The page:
Then one treble into each chain for 6(n-t) chains. 5trs into one chain.

Then one treble into each chain for 6(t-1) chains. 5trs into one chain.

Then one treble into each chain for 6(n-t)-2 chains. *(This corrects for the first two trebles made at the beginning which will give a join that is underneath.)*

## A more general formula that will also work for thicker strips:

If N is the number of strips (colours) and m is the number of rows.

### The first rows come from:-

Work the following, using values of ‘t’ from 1 to N-1. Then repeat t=1.

Treble into 4th chain from hook, Then one treble into each chain for [(m-1)/2] chains, 5tr into one chain,

Then one treble into each chain for 6(m+1)(t-1)/2 chains. *(Yes this gives zero for the first ‘t’),* 5trs into one chain.

Then one treble into each chain for 6(m+1)(n-t)/2 chains. 5trs into one chain.

Then one treble into each chain for 6(m+1)(t-1)/2 chains. 5trs into one chain.

Then one stitch into each chain for (6(m+1)(n-t)-(m+3))/2 chains. *(This corrects for the extra trebles made at the beginning which will give a join that is underneath. If when you put the plait together the join is not underneath then you have the strip the wrong way up. I always presume that the right side is the front of the first row.)*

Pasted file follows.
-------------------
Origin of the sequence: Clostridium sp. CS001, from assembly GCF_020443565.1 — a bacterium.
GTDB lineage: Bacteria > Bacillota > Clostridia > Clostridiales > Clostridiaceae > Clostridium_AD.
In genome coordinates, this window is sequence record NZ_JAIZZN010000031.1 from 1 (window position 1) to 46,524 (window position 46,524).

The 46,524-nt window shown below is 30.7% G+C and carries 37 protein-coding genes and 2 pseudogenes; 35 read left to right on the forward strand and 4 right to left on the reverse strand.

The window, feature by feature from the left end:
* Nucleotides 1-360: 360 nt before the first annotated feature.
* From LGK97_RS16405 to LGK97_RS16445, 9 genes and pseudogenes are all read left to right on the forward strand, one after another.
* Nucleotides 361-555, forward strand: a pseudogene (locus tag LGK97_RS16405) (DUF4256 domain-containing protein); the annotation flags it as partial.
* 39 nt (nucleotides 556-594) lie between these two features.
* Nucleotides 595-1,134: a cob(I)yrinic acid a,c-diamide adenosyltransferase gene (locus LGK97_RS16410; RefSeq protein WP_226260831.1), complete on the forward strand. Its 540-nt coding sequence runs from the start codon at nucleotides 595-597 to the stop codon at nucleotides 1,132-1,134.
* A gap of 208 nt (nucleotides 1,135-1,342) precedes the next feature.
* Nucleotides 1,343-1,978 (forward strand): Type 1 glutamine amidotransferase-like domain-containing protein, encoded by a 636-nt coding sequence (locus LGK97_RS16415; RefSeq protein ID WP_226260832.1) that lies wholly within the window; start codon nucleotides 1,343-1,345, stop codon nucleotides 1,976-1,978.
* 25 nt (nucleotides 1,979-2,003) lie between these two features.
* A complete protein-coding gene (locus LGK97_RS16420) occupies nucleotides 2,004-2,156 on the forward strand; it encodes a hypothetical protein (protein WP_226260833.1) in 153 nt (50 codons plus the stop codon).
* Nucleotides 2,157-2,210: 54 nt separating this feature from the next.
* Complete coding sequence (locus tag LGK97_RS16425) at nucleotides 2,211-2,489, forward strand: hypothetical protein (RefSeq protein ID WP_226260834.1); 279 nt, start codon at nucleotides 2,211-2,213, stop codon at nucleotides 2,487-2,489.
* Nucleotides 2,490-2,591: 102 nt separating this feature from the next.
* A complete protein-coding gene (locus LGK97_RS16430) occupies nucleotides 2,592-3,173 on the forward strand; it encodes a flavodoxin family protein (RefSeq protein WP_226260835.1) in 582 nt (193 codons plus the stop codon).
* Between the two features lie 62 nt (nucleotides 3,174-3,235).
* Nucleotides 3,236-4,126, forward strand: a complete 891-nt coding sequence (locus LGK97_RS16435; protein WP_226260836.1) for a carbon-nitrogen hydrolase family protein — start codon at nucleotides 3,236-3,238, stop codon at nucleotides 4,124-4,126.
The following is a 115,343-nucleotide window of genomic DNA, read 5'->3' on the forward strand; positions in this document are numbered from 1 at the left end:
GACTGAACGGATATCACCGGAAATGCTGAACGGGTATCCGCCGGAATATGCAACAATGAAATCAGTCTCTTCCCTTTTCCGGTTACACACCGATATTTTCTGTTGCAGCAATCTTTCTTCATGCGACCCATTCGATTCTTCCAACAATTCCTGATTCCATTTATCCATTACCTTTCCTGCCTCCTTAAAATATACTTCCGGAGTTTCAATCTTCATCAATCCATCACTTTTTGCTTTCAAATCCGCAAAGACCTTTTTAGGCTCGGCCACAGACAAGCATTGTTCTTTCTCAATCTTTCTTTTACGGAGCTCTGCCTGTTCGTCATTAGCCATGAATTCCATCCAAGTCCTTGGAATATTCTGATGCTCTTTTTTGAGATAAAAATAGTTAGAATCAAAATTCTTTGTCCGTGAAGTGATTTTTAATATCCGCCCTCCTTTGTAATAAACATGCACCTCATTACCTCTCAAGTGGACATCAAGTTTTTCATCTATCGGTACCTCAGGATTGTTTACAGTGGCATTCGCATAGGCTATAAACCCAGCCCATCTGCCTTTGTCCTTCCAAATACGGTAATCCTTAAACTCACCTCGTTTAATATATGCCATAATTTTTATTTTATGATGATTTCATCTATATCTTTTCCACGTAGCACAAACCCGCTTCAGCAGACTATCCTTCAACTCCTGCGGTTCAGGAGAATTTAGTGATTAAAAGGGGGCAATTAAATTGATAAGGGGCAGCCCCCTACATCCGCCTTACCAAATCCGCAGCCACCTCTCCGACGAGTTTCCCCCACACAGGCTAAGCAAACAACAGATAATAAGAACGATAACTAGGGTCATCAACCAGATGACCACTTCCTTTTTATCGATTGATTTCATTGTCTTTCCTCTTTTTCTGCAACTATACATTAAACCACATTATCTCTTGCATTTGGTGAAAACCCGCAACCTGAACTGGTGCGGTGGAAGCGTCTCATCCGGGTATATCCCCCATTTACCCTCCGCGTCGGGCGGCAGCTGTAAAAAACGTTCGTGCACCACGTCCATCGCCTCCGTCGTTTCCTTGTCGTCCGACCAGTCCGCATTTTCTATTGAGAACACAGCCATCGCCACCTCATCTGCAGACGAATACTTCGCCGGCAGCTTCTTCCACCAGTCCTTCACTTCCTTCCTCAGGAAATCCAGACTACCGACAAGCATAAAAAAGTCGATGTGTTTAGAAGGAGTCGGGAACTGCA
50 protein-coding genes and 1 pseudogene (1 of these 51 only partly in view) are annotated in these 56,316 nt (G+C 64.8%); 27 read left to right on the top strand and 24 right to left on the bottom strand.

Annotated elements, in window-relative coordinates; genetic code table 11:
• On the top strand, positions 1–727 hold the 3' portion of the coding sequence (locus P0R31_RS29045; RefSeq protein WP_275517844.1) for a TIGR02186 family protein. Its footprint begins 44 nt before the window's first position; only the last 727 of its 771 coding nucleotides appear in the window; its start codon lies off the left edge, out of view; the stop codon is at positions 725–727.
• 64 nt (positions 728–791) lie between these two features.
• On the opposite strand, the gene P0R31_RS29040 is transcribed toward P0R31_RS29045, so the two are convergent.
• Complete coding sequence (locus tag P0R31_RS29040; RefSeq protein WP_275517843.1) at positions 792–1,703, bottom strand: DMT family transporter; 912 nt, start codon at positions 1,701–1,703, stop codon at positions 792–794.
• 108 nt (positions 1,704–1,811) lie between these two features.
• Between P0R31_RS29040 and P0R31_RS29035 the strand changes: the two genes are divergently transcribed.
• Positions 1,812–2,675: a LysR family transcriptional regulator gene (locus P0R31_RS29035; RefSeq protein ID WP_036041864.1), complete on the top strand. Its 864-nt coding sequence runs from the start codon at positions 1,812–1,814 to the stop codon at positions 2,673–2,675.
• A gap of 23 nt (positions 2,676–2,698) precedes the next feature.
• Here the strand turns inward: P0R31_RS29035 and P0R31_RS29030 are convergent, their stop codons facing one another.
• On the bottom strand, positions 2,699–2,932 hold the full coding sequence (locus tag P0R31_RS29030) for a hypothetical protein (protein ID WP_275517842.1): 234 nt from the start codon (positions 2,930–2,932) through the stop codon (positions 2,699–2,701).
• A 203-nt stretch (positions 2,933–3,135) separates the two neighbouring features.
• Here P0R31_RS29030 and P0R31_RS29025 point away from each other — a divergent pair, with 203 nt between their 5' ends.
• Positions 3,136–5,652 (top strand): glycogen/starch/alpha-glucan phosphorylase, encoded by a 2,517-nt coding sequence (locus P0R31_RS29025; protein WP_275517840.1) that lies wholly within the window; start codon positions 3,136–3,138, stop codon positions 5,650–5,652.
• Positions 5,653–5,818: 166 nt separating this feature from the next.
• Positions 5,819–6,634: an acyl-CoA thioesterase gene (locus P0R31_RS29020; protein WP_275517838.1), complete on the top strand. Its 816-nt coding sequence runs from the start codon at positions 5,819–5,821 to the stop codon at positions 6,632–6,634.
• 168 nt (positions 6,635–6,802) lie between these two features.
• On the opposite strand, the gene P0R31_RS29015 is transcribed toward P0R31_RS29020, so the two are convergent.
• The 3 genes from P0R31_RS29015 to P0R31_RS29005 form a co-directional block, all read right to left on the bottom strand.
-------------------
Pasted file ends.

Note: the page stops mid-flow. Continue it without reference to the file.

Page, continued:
For the rows after that work one tr into each tr except for the turns.* (Remember to start with 3ch, miss the first stitch, and work the last tr into the top of the 3ch on the previous row.)*

For 180deg turns, on the second row I worked into the 10 stitches of the turn as follows – (tr, tr, 2tr, 2tr, 2tr, 2tr, 2tr, 2tr, tr, tr) (16)

On the third row I worked into the central sixteen stitches of the above as follows – (tr, tr, tr, 2tr, tr, 2tr, tr, 2tr, 2tr, tr, 2tr, tr, 2tr, tr, tr, tr). (22)

Hopefully you can see a pattern here. I felt it was similar to working a circle, (or see below.)

For 90deg turns I simply worked 5trs into the central treble of the five of the previous row and one treble into all the others.

#### Pattern for 180deg turns continued

How the stitches increased for the fourth and fifth rows.

Over 22 stitches: (tr, tr, tr, tr, 2tr, tr, tr, 2tr, tr, tr, 2tr, 2tr, tr, tr, 2tr, tr, tr, 2tr, tr, tr, tr, tr.) (28)

Over 28 stitches: (tr, tr, tr, tr, tr, 2tr, tr, tr, tr, 2tr, tr, tr, tr, 2tr, 2tr, tr, tr, tr, 2tr, tr, tr, tr, 2tr, tr, tr, tr, tr, tr.) (34)

Caveat: Although I have checked and double checked my figures and formulae, I do make mistakes, and if anyone thinks they have found one, I am always grateful to be told so I can investigate.